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Prize-Winning Author Owen Matthews on the Origins and Future of the War - and Russia

Award night: Yekaterina Schulmann, Owen Matthews, Philip Bullock, Andrew Jack Adrian Vitelleschi Cook / IG @vitelleschi

Last week Owen Matthews won the 2023 Pushkin House Book Prize for his book, “Overreach: The Inside Story of Putin’s War Against Ukraine,” called “an impressive achievement: a work of accessible history, with very vivid writing, depth and historical sweep” by Yekaterina Schulmann, the chair of the judges. The Moscow Times talked the Matthews about the prize, why he wrote the book, and a few things he really wants us to understand about Putin, Russia and this war.

The interview has been edited for length and clarity.

					Owen Matthews with his Pushkin House Book Prize					 					Adrian Vitelleschi Cook IG @vitelleschi
Owen Matthews with his Pushkin House Book Prize Adrian Vitelleschi Cook IG @vitelleschi

The Moscow Times: Is this the first major book prize you’ve won?

Owen Matthews: I've been shortlisted for dozens and dozens of awards. Never won one. The Guardian First Books award. Didn't get it. The Pushkin House Prize, twice before. Didn't get it. The Orwell Prize, didn't get it. The Medici Prize in France. They're endless, my failures. Yes, this is the first time I've had a prize since I was nine.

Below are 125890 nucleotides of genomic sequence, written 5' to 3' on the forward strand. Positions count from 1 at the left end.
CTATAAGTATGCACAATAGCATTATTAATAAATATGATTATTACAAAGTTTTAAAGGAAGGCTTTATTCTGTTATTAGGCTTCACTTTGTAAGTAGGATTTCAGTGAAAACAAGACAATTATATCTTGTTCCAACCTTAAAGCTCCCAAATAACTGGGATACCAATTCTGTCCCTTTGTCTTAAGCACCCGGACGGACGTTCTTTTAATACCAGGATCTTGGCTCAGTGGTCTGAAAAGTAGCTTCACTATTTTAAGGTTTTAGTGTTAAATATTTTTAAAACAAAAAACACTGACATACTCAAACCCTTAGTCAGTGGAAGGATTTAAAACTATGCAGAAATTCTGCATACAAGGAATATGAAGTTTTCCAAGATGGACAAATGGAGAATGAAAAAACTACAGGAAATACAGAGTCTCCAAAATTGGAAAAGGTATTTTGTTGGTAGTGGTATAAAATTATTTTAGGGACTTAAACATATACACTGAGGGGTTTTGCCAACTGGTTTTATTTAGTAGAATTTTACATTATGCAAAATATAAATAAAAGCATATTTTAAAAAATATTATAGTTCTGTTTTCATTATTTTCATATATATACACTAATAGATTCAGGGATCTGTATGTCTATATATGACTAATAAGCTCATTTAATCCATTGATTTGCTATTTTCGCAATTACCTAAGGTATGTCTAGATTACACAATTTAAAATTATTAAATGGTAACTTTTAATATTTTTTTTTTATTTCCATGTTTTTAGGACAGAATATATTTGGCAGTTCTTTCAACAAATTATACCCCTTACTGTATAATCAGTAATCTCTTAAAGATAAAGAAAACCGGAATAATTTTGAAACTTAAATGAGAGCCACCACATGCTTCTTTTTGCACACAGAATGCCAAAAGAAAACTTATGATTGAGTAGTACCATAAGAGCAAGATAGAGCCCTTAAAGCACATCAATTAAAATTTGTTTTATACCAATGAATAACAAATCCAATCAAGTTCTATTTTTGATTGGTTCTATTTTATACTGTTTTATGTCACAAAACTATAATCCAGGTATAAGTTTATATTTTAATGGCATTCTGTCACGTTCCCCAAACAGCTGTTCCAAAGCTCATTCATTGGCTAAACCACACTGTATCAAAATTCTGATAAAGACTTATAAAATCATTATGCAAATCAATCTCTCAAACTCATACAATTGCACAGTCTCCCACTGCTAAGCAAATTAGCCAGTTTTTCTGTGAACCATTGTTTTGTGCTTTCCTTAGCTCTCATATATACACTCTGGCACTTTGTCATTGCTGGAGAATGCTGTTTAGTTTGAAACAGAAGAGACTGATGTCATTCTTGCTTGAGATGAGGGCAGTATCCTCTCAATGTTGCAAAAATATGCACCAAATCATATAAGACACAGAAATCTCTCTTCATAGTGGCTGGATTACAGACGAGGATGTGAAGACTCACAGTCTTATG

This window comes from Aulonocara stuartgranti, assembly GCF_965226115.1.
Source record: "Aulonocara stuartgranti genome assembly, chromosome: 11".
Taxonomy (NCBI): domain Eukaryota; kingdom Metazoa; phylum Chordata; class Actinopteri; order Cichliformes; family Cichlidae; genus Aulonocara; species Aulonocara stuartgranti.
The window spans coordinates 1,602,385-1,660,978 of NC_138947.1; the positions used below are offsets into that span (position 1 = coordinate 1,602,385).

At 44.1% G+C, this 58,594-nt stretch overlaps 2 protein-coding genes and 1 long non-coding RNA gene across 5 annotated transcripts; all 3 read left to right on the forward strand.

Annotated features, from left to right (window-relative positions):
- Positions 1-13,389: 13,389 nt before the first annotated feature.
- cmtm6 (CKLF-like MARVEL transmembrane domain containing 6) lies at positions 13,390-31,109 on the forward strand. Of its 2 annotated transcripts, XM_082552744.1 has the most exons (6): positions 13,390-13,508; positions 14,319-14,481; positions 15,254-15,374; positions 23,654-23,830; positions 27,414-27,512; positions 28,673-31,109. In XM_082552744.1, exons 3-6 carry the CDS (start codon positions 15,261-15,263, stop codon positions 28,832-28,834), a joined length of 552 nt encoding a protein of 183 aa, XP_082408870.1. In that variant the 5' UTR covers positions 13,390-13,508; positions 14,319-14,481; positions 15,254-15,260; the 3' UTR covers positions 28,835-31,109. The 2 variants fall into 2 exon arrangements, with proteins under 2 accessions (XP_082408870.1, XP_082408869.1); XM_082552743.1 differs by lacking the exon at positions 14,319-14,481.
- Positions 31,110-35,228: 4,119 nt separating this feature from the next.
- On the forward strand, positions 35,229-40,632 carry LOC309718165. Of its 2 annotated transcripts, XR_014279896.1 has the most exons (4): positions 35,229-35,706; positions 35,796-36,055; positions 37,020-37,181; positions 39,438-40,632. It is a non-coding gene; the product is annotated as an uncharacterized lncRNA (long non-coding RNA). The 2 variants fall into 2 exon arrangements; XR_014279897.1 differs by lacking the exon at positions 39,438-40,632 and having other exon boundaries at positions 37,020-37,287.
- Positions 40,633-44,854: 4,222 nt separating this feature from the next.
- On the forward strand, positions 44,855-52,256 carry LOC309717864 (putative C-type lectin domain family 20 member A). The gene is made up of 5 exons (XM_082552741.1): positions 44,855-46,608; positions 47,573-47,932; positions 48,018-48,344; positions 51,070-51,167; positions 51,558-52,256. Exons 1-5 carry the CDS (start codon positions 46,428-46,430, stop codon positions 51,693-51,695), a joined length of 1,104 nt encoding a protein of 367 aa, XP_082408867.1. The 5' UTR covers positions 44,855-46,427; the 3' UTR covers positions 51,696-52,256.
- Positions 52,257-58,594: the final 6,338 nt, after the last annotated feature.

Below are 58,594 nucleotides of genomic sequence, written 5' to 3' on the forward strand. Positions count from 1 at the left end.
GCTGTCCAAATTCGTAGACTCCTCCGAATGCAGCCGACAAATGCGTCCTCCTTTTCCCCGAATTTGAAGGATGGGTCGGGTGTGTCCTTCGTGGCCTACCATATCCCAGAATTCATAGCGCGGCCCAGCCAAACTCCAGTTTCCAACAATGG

It's a great honor. The whole point about what makes any of book writing really worthwhile is to win the respect of the people whom one respects oneself. Donald Rayfield, the great Chekov scholar, wrote that my book was, "A classic as enduring as Orwell's ‘Homage to Castle Catalonia’… I’ll take that.

TMT: Why did you want to write about the origins of the war?

OM: This war is unusual insofar as it's literally all happening inside the Kremlin. Ukraine doesn't hold the answer to why this war happened. It's not really about Ukraine, it's about the particular psychodrama inside the mind of Vladimir Putin and also inside the Kremlin in the months and years leading up to the outbreak of the conflict... and the ideological shift that occurred inside the Russian elite that allowed this disaster to happen.

I realized that actually slightly to my own surprise, I found myself remarkably well-connected, and to people who actually had something to say.

MT: What do you want people to understand?

OM: I would say four things. The first is that lots of the interpretations of Putin and the sort of standard off-the-shelf demonization of Putin may not necessarily be wrong, but they're all more complicated. For instance, Putin as an imperialist. Well, that's not entirely the picture. He's not invading Ukraine. What he thinks he's doing is saving people whom he regards as Russians, and hence the idea of asylum. So that's really ethno-nationalism. It's not imperialism, which sounds like an international relations sort of fine distinction, but actually it's quite important to understand how Putin's mind works.